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  The Space Between

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Couples can cocreate a sacred space that meets their needs and is sustainable.

In a relationship, we can honor our highest self and the principles we value. Being in a relation- ship allows us to practice honesty, compassion, and empathy. As we ask our partner to treat us with kindness, we are kind in turn.

But all too often, the space between partners falls short. In my work as a couples counselor, here are examples of how couples depict their relationship:

  • “I feel like I’m walking on eggshells around my partner, not sure whether she will love me up or throw me under the bus in front of friends and family.”

  • “We still love each other some. I just don’t know who my partner is anymore.”

  • “I don’t confide in my partner because it doesn’t feel safe.”

Couples can cocreate a sacred space that meets their needs and is sustainable. Dr. Stan Tatkin, Founder of PACT (Psychobiological Approach to Couple Therapy) and author of We Do, suggests couples create a Couple Bubble. This is a relational space where each partner can be themselves and where the partners accept each other as is. The individuals in the relationship and the relationship itself are valued and respected and never threatened. In Dr. Tatkin’s words: Why would you devalue the person you have chosen to be your most important person? Lift your partner up—or they will underperform for you. A deeply connected, secure relationship is based on principles such as:
    • Collaborating to determine your life’s purpose and plans
    • Being transparent at all times
    • Brokering win-win outcomes when you disagree

    In my experience, the prerequisite to building a spiritually based, secure couple bond are two actions that many individuals fear taking:

    • Committing to being vulnerable
    • Committing to protecting your partner and the relationship

    BEING VULNERABLE WITH YOUR PARTNER. I received a call from a radiologist who read my mammogram. She found something irregular and asked if I would come in to discuss this find- ing. On the day of the appointment, my husband offered to go with me. I felt scared and apprehensive inside. But I chose to go alone, thinking it was my worry to bear. After retesting, the results were negative.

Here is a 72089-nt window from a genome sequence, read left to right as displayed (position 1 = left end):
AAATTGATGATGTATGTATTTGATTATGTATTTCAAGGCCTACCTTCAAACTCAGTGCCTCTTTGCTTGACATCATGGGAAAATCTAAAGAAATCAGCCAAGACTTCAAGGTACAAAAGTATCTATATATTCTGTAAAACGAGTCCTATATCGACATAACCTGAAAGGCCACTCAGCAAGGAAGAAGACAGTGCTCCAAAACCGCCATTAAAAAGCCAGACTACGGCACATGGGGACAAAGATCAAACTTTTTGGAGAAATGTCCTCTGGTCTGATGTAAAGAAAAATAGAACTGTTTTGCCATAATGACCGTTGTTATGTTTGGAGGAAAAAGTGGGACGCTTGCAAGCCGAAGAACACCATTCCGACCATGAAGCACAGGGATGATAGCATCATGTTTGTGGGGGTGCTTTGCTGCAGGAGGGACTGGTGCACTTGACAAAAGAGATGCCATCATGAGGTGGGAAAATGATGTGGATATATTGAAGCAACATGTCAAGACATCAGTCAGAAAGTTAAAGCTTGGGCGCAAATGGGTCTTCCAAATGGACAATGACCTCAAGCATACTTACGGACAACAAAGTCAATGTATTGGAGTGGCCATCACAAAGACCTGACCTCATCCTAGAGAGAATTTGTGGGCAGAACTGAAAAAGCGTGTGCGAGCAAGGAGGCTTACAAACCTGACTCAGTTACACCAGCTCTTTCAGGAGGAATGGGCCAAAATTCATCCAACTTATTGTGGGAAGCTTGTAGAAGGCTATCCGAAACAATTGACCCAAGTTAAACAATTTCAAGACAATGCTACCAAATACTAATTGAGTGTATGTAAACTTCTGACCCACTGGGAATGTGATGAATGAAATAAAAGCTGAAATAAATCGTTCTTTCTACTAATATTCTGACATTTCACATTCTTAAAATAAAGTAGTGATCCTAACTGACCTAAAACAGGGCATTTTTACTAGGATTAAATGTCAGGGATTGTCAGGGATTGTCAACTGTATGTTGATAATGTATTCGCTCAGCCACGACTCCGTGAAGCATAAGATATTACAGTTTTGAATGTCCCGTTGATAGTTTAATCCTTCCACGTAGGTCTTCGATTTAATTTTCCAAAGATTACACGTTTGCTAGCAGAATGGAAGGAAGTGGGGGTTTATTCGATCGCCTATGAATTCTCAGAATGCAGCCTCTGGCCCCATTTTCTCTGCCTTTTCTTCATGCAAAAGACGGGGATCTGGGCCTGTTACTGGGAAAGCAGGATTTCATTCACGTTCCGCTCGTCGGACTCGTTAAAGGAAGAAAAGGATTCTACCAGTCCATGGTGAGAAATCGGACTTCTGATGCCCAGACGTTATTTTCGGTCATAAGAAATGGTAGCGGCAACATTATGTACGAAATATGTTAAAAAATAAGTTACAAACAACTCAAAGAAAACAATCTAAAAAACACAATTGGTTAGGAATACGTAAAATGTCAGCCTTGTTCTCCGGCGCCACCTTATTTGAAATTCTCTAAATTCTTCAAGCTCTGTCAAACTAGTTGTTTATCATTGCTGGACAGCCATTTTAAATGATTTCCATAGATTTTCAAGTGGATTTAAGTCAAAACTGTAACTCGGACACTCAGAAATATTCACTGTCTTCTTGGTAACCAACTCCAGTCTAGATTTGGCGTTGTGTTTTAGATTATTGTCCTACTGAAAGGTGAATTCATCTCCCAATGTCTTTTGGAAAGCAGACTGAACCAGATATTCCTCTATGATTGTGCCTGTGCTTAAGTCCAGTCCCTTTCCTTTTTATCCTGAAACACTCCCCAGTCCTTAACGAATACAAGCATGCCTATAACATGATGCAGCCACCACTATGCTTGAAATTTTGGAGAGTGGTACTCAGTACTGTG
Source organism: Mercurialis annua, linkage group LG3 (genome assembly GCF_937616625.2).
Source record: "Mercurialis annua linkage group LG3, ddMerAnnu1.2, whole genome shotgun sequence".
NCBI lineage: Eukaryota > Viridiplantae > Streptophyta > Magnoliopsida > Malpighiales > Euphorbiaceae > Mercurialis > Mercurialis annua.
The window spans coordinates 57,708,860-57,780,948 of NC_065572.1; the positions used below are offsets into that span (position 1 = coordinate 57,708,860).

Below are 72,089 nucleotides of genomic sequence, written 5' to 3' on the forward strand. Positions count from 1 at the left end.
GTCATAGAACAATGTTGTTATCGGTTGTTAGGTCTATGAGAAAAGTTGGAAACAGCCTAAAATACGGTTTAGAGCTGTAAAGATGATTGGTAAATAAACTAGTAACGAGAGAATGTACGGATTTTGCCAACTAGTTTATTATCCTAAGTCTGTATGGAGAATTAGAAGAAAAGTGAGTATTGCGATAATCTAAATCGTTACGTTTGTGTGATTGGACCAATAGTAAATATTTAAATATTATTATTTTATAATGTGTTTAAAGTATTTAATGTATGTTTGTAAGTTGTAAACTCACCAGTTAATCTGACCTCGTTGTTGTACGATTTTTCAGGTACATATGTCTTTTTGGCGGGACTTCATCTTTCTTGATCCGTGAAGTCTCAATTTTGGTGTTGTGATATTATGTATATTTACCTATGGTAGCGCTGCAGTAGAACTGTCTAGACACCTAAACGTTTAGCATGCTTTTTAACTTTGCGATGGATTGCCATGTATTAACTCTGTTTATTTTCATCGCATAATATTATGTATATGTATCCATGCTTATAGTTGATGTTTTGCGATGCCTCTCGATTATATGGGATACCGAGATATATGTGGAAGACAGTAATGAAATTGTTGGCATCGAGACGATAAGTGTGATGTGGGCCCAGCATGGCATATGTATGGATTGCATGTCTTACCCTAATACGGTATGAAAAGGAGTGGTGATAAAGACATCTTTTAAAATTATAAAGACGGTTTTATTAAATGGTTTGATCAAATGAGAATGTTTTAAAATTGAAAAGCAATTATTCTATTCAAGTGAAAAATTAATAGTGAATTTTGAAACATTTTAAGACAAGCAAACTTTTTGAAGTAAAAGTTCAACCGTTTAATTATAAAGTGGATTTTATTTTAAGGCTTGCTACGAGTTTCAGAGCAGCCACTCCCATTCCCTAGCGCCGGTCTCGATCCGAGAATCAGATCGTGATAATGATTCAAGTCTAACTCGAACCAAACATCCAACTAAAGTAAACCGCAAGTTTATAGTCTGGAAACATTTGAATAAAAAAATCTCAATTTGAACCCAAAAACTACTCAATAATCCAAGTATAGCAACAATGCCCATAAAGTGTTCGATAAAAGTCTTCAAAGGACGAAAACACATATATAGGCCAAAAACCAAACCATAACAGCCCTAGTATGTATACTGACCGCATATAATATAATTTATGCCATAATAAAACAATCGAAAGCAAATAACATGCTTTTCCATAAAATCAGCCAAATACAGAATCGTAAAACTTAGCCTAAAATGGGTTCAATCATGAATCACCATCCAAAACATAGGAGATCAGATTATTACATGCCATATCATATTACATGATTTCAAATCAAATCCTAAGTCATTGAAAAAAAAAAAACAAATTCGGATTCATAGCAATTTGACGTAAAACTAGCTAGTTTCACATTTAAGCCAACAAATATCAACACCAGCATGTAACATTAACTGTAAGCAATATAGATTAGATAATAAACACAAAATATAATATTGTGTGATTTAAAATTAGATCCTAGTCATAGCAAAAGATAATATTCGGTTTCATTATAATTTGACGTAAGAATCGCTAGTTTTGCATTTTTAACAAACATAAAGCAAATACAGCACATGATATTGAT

I felt grateful, but I also learned something about being like an island during disquieting times: This is not the way. Why? Because it is a missed opportunity to share something that ultimately brings intimacy to the relationship. I thought I was saving my husband from added stress. Being silent, I denied our relationship the mutual benefit of caregiving as well as care-receiving.

    Have the courage to confide to your partner your worries, frustrations, and disappointments as well as your joys. A spiritually connected relationship is an open book, an ongoing dialogue about your deepest thoughts and feelings.

    PROTECTING YOUR RELATIONSHIP. Humans naturally look out for them- selves. But we often forget that it is equally crucial to look after our partner and the union we created. There are numerous potential threats to the relationship, big and small, that exist outside the Couple Bubble: competing relationships, jobs that ask too much of us, and other daily pressures.

    A spiritually connected relationship is an open book, an ongoing dialogue about your deepest thoughts and feelings.

    In addition to a Couple Bubble, I suggest that couples create a Couple Huddle. In this space, partners unite and take pause from a stressful interaction to assess their options and pool their resources. Being proactive, the couple decides what is best for them while looking after their relationship. They stand tall and acknowledge the strengths that accompany being a team.

    Some couples relinquish their couple power for varied reasons. Some practice people pleasing and fear social disproval. Others are anti- kerfuffle: They avoid making waves. Some couples don’t realize that their power is already present, waiting to be discovered.

    Nicole and Shawn attended a meeting to sign a contract on their new home that was being built. The developer surprised them by stating that they had to buy products and finishes from a particular design store. A tense discussion ensued.

    Time passed and Nicole and Shawn were sweating—they didn’t want to lose the property. Instead of caving, they asked everyone to leave the room. Clock ticking? Too bad. Developer’s eyebrows raised and mouth open? He’ll survive. With the contract team wait- ing outside, the couple sorted through the dilemma and collaborated on options. In their Couple Huddle, they tapped into the wisdom that existed between them. Ultimately, everyone’s interests were addressed because the couple was able to broker a win-win for both parties.

    I recommend taking the leap from partner observer to partner insider. Observers keep their partners at a distance, avoid emotional connection, and share superficially. It’s a
    safe but unrewarding position. Insiders welcome interaction with their loved ones. They cherish and accept their partner as is and willingly disclose thoughts, feelings, and experiences. The bond that insiders create becomes a rich base for personal growth, mutual discovery, and teamwork.

    Creating a spiritual haven takes relationships to a more meaningful level. It isn’t easy. It can feel risky for partners to reveal themselves and risk rejection. And protecting a relation- ship from outside influences may require courageous action. Chances are, partners will love the new relationship they consciously create and ultimately keep safe.

    • Committing to being vulnerable
    • Committing to protecting your partner and the relationship
    Happy couple

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